Search for a report, a publication, an expert...
Institut Montaigne features a platform of Expressions dedicated to debate and current affairs. The platform provides a space for decryption and dialogue to encourage discussion and the emergence of new voices.

"Intermediary bodies": Macron’s Friends or Foes?

 Blanche Leridon
Executive Director, Editorial and Resident Fellow - Democracy and Governance

Can Emmanuel Macron govern alone? Recent protests and strikes in France against the controversial pension reforms have once again reinforced the image of a "Jupiterian" president who is inflexible, authoritarian, and not interested in dialogue or negotiation.

Yet in France, certain actors are precisely there to foster dialogue, promote the sharing of ideas, cool tensions, and build political and social consensus. Collectively grouped under the (oh-so-French) label of "intermediary bodies", they have returned to center stage in the midst of the pension reform. Our latest French Brief takes a closer look at these bodies and delves into the often complex and contradictory relationships that they maintain with the government and the broader French public.

 The ABCs of Intermediary Bodies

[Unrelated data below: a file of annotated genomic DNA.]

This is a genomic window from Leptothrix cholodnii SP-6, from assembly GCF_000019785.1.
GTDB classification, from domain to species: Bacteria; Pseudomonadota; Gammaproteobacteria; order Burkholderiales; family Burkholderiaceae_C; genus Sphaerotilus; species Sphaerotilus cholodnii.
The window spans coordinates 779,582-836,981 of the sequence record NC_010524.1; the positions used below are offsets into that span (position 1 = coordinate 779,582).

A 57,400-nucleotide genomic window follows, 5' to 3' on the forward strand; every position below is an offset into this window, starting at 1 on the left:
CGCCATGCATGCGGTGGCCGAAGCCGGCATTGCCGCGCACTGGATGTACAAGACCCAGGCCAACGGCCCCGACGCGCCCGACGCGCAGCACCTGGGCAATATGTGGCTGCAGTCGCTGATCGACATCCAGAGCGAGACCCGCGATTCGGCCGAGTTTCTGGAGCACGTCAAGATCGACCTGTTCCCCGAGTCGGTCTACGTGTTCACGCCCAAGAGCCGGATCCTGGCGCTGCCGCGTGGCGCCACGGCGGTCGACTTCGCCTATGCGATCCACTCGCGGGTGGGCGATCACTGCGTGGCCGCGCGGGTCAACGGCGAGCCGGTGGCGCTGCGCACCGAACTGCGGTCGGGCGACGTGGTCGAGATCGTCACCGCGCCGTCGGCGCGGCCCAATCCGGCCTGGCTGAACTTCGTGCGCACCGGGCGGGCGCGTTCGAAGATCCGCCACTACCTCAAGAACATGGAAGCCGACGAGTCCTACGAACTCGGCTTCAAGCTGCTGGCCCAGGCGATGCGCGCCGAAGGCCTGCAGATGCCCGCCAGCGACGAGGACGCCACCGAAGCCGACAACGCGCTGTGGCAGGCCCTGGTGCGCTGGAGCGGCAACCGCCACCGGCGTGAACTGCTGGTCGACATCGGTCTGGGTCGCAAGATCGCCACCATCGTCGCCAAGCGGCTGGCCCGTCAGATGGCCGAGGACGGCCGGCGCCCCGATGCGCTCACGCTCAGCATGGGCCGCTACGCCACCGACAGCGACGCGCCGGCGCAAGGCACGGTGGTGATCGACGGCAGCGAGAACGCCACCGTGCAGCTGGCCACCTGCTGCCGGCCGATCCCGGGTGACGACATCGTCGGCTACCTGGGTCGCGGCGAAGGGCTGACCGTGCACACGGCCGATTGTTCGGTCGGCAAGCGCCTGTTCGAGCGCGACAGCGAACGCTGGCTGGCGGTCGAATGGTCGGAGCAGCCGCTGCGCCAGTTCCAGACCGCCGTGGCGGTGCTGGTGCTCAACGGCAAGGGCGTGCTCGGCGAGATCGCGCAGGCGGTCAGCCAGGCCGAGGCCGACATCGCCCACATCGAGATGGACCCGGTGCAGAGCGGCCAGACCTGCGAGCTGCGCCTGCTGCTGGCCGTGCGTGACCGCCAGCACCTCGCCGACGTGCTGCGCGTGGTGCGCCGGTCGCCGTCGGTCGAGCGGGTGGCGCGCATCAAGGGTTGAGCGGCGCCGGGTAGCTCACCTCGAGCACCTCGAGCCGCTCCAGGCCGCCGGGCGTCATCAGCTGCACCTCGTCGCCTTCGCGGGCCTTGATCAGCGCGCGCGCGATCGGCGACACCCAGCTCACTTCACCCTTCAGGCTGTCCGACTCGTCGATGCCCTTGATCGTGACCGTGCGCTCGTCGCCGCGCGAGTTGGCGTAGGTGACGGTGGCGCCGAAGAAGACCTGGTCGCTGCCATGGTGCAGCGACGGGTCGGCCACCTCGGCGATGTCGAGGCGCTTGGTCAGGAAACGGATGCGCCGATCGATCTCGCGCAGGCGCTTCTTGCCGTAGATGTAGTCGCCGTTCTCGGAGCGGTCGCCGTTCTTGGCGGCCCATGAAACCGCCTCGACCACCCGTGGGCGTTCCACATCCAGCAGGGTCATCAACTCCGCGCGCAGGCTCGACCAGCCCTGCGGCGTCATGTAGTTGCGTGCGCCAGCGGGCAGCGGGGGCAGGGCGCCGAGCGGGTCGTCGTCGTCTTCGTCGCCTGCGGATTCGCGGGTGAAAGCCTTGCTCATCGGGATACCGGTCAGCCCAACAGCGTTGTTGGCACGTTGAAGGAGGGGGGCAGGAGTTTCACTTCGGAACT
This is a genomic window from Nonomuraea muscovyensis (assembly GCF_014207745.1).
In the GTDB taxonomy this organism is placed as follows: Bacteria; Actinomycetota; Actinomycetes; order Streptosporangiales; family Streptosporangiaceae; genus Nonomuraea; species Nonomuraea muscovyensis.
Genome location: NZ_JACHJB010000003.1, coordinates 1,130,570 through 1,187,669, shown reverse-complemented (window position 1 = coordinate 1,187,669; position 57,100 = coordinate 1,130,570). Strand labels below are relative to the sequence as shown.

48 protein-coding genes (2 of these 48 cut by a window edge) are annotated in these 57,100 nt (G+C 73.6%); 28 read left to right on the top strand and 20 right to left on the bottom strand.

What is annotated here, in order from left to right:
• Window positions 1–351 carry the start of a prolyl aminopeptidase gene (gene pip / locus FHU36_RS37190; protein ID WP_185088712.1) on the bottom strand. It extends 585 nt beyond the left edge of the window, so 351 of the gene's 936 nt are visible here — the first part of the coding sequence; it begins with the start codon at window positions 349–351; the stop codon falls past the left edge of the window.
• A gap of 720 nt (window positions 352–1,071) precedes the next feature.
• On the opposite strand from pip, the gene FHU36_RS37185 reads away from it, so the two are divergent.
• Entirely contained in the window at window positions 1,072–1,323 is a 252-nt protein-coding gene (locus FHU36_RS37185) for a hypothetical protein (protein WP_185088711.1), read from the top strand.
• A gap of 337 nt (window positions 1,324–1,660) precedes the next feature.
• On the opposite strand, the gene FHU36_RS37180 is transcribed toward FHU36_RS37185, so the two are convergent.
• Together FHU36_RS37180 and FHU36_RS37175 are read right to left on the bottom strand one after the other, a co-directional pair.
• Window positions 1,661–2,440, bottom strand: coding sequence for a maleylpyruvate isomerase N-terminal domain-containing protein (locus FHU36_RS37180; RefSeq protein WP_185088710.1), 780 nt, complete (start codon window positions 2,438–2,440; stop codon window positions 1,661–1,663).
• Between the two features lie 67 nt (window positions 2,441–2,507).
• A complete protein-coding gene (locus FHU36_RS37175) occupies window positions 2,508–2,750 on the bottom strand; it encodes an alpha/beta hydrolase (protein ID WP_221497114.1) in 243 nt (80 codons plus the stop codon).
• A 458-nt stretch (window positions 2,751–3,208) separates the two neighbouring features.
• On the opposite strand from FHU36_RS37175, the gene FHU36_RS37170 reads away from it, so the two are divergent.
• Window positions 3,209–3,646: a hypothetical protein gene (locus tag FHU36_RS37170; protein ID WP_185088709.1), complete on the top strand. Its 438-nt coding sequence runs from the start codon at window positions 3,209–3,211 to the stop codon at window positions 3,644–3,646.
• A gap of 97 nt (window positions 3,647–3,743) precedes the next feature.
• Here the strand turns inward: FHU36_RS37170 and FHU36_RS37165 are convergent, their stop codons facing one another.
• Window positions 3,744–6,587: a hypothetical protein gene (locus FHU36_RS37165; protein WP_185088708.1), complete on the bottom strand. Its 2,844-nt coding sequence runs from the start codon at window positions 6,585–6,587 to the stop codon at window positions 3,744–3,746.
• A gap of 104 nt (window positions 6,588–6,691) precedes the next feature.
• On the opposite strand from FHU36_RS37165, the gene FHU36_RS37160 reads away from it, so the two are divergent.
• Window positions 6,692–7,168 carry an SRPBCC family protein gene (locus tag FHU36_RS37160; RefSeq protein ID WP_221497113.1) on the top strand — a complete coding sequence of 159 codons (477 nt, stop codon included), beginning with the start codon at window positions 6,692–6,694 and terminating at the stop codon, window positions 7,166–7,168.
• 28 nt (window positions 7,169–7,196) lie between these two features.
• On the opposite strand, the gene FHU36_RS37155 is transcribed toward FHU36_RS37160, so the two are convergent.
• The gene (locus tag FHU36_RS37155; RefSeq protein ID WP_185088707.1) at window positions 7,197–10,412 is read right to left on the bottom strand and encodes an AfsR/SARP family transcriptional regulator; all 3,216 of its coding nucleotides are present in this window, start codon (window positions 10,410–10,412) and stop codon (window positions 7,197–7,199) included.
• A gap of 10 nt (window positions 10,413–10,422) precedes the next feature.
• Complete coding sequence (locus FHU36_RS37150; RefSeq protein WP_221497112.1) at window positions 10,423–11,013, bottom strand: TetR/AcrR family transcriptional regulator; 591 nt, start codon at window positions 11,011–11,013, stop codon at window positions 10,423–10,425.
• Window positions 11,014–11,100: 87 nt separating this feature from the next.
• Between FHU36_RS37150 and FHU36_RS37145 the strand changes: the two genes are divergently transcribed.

Intermediary bodies—which encompass trade unions, political parties, associations, NGOs, media outlets and representatives of para-state organizations — are the subject of varying attitudes and opinions among the French population. Only in France are intermediary bodies both wanted and despised. They are lumped together into a single, indistinct mass where representatives of the people, employees, and various "causes" are indiscriminately mixed with those who are viewed as hindrances to positive change, and where private interests constantly compete with the public interest. Intermediary bodies in France often face conceptual ambiguity and semantic debates over their roles and definitions. But they are unified by their essential functions of mediation, representation, and structuring of public discourse and space. These elements lie at the core of democratic functioning and social dialogue in France. And they are currently being threatened. Some say intermediary bodies are weakened, illegitimate and rigid. The president went so far as to call them "factious". Not a day goes by without hearing someone predict their inevitable decline: "Movements" are destroying political parties. The Yellow Vests spell the end of unionism. Social networks are replacing traditional forms of human intermediation, rendering them obsolete. Et cetera, et cetera.